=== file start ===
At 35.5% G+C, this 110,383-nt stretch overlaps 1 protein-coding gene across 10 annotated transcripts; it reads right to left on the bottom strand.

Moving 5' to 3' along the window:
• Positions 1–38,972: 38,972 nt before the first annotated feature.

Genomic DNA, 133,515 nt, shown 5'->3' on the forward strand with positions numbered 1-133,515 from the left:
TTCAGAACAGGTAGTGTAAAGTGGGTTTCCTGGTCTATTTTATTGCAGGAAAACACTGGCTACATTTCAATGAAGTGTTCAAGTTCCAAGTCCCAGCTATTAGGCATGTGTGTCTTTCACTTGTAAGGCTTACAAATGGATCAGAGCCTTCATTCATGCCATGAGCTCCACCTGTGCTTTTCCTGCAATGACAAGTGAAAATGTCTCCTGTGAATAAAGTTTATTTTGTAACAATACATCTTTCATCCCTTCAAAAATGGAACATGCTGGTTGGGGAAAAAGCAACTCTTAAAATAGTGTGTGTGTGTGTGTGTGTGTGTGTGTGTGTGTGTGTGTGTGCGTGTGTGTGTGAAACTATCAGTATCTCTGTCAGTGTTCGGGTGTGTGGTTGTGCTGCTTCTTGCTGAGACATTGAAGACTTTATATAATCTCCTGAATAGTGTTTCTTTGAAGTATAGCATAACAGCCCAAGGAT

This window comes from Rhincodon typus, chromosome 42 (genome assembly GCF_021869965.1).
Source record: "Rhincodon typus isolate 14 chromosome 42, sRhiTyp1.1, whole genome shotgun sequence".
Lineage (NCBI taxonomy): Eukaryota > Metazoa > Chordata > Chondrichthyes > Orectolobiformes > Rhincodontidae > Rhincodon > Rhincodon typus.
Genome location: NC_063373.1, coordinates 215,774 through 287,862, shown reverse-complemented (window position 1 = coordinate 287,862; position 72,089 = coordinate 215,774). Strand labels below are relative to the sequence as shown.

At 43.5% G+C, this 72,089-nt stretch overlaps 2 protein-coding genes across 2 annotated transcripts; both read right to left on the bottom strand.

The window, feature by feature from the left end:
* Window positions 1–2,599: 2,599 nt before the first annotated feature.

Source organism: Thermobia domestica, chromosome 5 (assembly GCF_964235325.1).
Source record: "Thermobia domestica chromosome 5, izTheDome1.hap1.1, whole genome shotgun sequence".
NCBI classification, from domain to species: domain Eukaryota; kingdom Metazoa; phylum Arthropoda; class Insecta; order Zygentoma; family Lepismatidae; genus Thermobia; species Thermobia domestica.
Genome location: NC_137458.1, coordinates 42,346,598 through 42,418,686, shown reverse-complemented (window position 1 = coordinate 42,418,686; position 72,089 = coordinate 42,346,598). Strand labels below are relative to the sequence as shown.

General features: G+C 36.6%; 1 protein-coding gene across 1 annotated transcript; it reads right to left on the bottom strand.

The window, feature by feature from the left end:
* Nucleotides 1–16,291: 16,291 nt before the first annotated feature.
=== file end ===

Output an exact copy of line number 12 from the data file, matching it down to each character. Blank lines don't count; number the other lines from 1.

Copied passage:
* Window positions 1–2,599: 2,599 nt before the first annotated feature.